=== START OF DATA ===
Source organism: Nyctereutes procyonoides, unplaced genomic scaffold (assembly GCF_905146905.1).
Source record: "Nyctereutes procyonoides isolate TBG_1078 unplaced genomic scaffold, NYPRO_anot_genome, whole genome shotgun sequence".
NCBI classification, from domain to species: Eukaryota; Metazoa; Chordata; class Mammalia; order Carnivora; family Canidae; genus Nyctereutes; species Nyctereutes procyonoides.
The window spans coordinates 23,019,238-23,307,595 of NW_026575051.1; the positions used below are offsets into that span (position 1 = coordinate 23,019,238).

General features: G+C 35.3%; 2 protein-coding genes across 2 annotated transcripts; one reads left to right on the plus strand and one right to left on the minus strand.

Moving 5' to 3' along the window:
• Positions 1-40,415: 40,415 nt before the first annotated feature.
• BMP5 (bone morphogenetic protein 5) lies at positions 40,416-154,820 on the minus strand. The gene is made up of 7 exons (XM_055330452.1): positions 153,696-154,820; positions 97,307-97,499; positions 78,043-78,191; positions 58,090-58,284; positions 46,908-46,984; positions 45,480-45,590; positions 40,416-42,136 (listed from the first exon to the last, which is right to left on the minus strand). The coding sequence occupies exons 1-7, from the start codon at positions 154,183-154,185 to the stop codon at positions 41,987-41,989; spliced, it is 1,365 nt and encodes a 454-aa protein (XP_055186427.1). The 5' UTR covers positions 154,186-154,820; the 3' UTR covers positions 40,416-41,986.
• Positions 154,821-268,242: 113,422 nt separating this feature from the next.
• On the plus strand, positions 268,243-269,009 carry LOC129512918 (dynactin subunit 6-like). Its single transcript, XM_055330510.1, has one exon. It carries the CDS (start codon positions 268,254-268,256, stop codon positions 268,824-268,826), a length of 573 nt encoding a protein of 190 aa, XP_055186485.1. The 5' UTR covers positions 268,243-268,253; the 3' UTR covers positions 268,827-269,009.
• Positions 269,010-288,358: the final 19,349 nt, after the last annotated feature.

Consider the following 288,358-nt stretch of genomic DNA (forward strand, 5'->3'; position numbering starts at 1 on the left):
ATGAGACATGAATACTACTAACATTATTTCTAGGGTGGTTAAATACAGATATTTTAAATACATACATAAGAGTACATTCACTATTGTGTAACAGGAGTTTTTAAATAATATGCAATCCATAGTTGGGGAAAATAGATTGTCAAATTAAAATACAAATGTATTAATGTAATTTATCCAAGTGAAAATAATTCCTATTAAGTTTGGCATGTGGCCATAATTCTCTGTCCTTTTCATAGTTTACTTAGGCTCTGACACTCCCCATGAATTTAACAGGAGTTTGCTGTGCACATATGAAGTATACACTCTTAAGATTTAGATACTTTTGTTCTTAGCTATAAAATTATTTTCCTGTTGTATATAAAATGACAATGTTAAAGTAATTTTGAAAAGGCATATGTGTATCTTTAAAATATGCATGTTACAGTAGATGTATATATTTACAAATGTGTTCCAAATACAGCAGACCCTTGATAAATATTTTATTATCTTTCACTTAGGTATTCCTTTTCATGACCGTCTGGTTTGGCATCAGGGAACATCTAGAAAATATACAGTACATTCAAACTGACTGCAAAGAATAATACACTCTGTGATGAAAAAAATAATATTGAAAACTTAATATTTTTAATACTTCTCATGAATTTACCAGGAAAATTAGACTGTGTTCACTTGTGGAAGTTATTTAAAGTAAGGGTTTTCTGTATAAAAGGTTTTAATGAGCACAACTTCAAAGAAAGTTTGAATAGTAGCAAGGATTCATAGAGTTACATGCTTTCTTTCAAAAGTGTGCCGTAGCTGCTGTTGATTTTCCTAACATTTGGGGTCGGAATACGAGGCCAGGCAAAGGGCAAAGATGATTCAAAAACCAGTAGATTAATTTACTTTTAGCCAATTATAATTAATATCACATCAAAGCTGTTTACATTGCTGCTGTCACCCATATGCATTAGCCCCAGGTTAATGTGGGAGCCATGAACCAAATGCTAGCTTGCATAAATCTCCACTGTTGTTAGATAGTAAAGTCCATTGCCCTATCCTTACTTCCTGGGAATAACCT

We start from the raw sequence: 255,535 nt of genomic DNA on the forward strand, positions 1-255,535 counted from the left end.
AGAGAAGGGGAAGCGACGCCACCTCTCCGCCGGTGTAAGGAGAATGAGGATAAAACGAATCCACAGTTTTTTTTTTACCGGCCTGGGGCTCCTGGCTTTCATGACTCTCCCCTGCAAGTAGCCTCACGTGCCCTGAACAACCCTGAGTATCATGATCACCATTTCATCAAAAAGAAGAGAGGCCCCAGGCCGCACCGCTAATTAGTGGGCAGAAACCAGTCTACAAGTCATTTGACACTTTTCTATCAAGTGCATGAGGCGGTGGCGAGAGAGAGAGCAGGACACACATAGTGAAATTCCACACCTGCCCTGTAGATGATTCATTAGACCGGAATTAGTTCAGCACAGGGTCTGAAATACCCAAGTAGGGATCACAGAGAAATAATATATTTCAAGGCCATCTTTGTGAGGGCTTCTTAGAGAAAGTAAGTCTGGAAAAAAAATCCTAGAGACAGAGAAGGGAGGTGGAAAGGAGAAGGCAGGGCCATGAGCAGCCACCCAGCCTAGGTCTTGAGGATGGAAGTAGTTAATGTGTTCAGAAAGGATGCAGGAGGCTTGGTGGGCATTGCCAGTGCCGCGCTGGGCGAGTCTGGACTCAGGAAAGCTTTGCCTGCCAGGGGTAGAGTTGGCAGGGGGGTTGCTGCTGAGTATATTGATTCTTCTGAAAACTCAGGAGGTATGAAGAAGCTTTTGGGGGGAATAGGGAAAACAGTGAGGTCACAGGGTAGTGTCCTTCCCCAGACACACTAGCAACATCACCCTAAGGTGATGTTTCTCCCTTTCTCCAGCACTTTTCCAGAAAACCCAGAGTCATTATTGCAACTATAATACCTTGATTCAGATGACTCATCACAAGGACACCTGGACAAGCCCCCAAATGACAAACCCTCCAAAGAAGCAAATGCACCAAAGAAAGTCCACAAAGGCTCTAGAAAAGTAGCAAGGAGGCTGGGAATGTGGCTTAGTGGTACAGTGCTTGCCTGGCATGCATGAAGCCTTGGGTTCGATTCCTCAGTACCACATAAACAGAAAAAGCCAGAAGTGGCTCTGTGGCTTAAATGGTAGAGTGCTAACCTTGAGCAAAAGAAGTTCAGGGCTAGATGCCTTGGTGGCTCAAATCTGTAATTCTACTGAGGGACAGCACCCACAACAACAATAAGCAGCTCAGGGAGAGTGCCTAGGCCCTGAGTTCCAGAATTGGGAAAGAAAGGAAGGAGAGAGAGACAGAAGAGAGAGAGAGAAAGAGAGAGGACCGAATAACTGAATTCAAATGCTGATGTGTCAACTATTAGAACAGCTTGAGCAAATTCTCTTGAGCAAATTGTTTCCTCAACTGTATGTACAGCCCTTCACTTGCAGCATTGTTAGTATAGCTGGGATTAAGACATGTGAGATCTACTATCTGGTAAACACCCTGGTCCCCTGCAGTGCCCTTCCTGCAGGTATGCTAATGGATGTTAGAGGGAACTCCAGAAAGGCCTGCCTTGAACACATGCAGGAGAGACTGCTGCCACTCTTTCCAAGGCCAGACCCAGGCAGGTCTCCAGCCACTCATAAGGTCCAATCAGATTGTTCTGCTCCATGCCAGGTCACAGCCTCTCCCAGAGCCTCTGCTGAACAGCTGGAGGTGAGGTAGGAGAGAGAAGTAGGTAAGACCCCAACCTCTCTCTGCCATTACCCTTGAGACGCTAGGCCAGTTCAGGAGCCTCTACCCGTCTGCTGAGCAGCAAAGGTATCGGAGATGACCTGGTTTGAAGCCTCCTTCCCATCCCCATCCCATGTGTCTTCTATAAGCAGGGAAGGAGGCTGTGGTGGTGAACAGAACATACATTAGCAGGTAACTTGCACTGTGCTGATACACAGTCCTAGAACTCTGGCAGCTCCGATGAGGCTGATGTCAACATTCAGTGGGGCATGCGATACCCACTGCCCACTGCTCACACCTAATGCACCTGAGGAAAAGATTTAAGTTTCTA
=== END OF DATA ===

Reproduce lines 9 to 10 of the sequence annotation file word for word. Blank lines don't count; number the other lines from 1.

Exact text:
• Positions 154,821-268,242: 113,422 nt separating this feature from the next.
• On the plus strand, positions 268,243-269,009 carry LOC129512918 (dynactin subunit 6-like). Its single transcript, XM_055330510.1, has one exon. It carries the CDS (start codon positions 268,254-268,256, stop codon positions 268,824-268,826), a length of 573 nt encoding a protein of 190 aa, XP_055186485.1. The 5' UTR covers positions 268,243-268,253; the 3' UTR covers positions 268,827-269,009.